Colloquial name for the dragonfly or the crane fly, depending on your colloquy; also a nickname of the Mississippi Kite, a raptor prevalent in the southern U.S. Crane flies look rather like giant mosquitos. Contrary to popular myth, they do not prey on mosquitos; many species don't eat at all in their adult lives, and those that do, feed on nectar.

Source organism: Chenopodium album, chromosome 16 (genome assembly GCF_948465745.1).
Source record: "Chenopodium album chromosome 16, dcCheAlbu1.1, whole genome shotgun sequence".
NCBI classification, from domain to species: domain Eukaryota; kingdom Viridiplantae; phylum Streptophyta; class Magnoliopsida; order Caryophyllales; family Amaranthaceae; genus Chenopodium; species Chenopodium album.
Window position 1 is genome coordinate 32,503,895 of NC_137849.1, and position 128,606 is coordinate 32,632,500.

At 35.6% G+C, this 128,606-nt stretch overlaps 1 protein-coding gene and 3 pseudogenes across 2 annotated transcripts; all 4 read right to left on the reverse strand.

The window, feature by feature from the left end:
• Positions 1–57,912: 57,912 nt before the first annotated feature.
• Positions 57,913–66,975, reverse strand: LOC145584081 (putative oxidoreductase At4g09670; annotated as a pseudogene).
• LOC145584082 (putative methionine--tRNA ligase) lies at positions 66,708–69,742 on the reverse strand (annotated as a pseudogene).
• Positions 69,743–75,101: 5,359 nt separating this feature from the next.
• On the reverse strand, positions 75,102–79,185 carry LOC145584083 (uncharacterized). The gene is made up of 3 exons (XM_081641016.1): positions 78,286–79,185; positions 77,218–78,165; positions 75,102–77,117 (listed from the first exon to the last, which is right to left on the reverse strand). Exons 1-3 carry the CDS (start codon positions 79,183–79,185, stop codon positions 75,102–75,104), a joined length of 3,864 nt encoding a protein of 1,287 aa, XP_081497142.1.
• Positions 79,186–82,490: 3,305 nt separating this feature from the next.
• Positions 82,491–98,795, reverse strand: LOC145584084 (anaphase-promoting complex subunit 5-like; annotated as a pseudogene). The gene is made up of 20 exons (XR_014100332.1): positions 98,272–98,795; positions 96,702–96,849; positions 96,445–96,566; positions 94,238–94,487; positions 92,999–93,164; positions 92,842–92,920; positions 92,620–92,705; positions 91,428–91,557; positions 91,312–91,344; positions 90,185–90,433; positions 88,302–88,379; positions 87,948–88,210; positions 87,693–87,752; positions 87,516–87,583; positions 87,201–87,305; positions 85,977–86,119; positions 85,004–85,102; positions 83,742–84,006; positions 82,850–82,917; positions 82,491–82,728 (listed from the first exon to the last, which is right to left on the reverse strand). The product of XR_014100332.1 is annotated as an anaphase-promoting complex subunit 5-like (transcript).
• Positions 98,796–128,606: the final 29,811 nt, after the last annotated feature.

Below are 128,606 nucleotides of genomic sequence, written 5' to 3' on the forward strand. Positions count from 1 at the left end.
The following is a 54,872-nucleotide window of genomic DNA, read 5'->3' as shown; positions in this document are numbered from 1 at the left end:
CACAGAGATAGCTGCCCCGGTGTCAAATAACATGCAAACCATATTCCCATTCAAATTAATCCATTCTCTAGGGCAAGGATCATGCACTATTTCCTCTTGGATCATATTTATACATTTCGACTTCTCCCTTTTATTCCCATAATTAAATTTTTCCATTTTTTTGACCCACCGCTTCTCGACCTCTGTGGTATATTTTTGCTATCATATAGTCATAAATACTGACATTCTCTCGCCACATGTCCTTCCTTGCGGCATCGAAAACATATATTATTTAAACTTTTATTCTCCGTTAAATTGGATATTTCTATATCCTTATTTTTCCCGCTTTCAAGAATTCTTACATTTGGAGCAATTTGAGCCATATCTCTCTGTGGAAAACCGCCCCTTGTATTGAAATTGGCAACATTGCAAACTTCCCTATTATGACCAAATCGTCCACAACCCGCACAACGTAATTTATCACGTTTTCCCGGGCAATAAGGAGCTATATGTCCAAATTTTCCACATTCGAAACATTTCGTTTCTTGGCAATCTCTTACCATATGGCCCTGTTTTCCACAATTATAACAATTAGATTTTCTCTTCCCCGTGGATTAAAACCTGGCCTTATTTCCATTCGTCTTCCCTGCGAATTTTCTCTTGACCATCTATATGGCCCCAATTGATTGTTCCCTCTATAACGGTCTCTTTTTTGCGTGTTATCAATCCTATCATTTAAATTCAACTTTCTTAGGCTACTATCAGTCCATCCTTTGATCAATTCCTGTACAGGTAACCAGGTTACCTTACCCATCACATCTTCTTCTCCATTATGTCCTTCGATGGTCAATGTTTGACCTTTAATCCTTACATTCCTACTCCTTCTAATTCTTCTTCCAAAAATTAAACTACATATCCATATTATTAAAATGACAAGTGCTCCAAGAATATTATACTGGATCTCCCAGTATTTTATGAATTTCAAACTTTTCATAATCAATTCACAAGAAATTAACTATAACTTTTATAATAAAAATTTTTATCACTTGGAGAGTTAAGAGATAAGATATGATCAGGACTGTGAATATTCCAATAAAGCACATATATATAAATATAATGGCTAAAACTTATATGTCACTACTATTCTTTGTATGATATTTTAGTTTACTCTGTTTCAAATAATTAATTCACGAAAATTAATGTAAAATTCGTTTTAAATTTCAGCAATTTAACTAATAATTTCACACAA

Environmental educators and camp counselors alike have taken to calling the non-blood sucking members of the family Tipulidae by the name "mosquito hawk" in order to convince their young charges that the ubiquitous long legged, long winged insects hovering over their bunk beds are not mosquitoes, so there's really no need to unload an entire can of mosquito repellent in this stuffy cabin. "In fact," you tell them, "Leave them alone so they can hunt down the mosquitoes and eat them." Yes, it's a lie, we know the crane fly is a pollinator, but we're looking out for everyone's health, and we're tired of breathing DEET.

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